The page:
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My kids, your kids, our kids: As educators, we’re all advocates for high-quality education for EVERY single kid in America.

Over the past seven years, I’ve used the phrase “my kids” countless times in multiple ways. My kids are so good this year, my kids are so funny, my kids are needier this year than ever before, my kids really impressed me!  Yet, I don’t lay claim to the title of parent just yet. My first child is due in September. I can’t imagine all the ways I’ll brag about him and say “my kid” with a whole new connotation. As a teacher, when you spend every single day for an entire school year with a student you start to feel a sense of ownership of a child’s successes, failures, and ultimately future. The hands-on work I do in the classroom is by far the most rewarding aspect of my job. Seeing a student’s writing improve from the beginning of the year to the end of the year is so validating and tangible. I can look at two pieces of writing and literally see how a student has grown under my guidance.

In education advocacy work, or my other “baby,” progress is not always as tangible. In my time working as both a Teacher Champion and now with teacher outreach work with Educators for High Standards, I am constantly inspired by the work of the educators I serve alongside. In our form of advocacy, we ask teachers to tell stories of their classrooms in a way that will move policymakers and other stakeholders to take action or be more informed. It sounds easier than it is. Can you remember the last time you tried to tell an actually entertaining and enlightening story about your profession while making a point that doesn’t go against those holding the purse strings?

We ask our teachers to be vulnerable because their vantage point on education is the most important and can be the most cogent when our students’ futures are on the line. In this work, we rarely see the needle move a lot but “our kids” need us to continue. In 2011, my first year of teaching, I didn’t know anything about teacher leadership, except for the idea that being a department chair was a big deal. I didn’t know anything more specifically about teacher advocacy. I’d even go so far to say that most people in my building didn’t either.

Now advocacy is a part of my professional identity. I regularly read and write about high-quality standards and assessments and their impact on educational equity. I work alongside educators from across the country doing the same things. We call them Teacher Champions because they fight for their kids, our kids, your kids. They fight to promote the main goal: high-quality education for EVERY single kid in America.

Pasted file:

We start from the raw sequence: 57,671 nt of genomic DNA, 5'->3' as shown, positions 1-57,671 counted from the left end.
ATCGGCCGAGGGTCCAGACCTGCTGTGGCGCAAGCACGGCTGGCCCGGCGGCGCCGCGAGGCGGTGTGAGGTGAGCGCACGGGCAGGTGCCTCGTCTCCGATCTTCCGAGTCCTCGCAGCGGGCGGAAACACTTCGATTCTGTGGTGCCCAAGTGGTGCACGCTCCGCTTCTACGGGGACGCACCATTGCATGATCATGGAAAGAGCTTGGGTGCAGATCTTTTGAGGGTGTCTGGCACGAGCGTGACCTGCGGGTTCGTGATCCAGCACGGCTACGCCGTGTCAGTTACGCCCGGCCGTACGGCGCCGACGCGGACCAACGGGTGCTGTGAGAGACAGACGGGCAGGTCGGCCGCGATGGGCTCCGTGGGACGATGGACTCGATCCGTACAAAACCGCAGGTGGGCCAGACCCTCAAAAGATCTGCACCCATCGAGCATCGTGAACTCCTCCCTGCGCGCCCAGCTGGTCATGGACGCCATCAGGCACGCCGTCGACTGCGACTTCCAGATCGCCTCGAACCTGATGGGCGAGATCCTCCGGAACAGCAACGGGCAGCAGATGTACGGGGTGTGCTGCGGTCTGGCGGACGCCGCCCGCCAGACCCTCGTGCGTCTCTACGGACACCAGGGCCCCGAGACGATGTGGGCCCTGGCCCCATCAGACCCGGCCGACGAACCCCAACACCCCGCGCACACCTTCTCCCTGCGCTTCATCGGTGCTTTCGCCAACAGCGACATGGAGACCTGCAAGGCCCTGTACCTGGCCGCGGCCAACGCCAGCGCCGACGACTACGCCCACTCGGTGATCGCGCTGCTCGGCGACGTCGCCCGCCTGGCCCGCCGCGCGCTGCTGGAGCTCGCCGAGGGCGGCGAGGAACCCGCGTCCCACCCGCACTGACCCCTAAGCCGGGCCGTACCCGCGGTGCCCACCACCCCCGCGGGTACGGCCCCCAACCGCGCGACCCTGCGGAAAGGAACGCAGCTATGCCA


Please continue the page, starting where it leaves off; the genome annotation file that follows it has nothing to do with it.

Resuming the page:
In a recent study completed by RAND, they gathered Louisiana teachers’ reactions to recent major education reforms in the state. According to The 74, In addition to reviewing academic and demographic data, the researchers conducted more than 200 interviews and focus groups with teachers and others within the system and drew on a national educator survey RAND conducts periodically. A majority of those surveyed said they supported the policy shifts, likely the result of early efforts by state officials to communicate directly to stakeholders and to support teacher leadership.”

Here is an example of teachers working alongside policymakers to bring about more equitable learning experiences for students. This is education advocacy at its best! While they may not be our specific Teacher Champions, the teachers in Louisiana who worked with the leadership teams in the state deserve the title of “Teacher Champion.” Over the course of seven years, educators in that state worked diligently to move the needle. It makes education advocates like me proud to be a part of a group of people that stick with it, even when there are not quick results.

While I’m stepping away from a formal role within the advocacy sphere – to take care of “my kid” for real this time – I remain optimistic about where teacher-led advocacy can take the education system in our country.  I believe in the work that “Teacher Champions” are doing formally with Educators for High Standards and informally with policymakers across the country. I am left with a sense of pride having been a part of teacher-led advocacy and, though I may not be in the role, will continue to encourage high-quality teachers to amplify their voices within broader changes in our education systems. Our communities and kids deserve it!


Outgoing Senior Advisor of Teacher Outreach and Innovation, Kari W. Patrick, is a high school English teacher at STEAM Academy in Lexington, Kentucky. She is also a member of the STEAM Teacher Advisory Council, where she serves as a liaison between educators and administrators to drive teacher and student-centered policies for the school. In her six years in the classroom, Kari has taught in both rural and urban settings and was recognized for her outstanding teaching in 2016 when she was named the Kentucky Council of Teacher of English High School Teacher of the Year.